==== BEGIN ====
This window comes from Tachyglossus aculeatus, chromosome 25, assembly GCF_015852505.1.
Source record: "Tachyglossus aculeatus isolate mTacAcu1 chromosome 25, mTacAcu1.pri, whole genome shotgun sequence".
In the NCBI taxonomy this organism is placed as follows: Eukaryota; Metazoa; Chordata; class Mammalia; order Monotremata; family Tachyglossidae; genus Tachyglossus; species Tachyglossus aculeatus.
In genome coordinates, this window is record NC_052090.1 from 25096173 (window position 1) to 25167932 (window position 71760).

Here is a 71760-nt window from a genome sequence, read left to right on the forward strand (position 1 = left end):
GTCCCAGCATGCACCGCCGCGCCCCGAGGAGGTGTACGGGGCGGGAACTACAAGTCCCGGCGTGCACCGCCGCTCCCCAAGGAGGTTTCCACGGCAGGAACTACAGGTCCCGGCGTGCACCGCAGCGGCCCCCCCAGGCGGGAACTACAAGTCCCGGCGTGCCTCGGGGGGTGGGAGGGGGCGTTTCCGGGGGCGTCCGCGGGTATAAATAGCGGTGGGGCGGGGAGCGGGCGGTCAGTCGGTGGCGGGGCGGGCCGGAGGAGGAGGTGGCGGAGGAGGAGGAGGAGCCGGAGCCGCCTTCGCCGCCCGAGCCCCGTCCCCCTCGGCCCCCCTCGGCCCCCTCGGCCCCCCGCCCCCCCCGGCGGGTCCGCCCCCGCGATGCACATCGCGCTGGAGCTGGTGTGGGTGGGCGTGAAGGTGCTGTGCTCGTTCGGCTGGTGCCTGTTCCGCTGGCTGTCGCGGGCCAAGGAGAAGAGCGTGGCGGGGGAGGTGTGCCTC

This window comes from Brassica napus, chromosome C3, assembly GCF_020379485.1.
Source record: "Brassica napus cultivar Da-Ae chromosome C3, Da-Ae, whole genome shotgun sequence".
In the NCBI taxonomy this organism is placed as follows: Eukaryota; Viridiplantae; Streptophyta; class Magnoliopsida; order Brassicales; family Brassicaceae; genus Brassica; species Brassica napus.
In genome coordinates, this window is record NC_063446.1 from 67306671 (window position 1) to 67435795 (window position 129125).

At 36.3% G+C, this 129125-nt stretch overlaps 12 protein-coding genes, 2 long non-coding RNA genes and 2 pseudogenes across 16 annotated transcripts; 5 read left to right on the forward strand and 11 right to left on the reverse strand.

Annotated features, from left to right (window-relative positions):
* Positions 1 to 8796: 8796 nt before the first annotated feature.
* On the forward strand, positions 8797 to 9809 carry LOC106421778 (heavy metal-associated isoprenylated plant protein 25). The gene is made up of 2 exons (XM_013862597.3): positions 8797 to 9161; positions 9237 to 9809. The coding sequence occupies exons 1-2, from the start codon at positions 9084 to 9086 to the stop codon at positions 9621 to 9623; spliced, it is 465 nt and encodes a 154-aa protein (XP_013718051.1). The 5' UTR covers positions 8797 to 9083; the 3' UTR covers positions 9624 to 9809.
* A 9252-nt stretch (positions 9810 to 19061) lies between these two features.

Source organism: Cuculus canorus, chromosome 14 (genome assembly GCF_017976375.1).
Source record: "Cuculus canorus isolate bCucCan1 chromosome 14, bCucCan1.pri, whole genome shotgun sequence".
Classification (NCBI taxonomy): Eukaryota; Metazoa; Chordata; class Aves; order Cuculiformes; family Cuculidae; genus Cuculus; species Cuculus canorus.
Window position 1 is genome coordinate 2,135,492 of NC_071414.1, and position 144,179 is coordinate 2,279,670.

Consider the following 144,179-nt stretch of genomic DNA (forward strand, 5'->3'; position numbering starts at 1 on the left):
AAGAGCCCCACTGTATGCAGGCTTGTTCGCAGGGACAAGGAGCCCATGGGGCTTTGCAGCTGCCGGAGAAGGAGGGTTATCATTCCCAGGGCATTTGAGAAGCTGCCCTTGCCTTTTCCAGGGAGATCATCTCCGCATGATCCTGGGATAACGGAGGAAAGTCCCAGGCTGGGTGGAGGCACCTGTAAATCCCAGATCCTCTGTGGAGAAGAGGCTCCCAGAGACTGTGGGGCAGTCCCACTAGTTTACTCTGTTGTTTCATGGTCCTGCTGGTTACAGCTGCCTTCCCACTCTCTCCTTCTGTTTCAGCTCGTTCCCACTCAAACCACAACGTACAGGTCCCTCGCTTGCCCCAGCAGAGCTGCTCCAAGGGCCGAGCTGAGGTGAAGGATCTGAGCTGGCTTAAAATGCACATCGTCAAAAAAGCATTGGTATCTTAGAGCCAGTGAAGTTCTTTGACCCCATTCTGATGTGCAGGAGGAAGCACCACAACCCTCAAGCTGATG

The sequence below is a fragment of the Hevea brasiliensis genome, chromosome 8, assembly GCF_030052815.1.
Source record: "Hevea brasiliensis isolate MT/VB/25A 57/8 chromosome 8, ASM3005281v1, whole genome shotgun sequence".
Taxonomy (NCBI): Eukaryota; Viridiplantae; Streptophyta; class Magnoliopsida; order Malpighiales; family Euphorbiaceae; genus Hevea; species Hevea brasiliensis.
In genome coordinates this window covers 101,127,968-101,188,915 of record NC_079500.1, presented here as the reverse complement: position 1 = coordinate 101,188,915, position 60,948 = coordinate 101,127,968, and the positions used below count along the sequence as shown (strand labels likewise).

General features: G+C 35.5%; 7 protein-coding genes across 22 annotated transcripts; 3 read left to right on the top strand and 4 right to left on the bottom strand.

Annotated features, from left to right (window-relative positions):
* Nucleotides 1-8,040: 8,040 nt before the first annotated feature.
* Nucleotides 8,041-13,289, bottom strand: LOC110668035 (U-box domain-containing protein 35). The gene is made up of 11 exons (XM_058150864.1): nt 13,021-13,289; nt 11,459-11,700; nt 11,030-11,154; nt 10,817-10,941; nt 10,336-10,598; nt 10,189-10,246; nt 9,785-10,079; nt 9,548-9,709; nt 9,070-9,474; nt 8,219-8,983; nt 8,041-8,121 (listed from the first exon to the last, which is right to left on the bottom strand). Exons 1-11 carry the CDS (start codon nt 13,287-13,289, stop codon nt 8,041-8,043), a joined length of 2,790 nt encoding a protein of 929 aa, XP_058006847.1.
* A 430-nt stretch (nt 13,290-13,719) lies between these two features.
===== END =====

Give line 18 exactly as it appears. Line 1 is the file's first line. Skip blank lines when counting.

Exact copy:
Classification (NCBI taxonomy): Eukaryota; Metazoa; Chordata; class Aves; order Cuculiformes; family Cuculidae; genus Cuculus; species Cuculus canorus.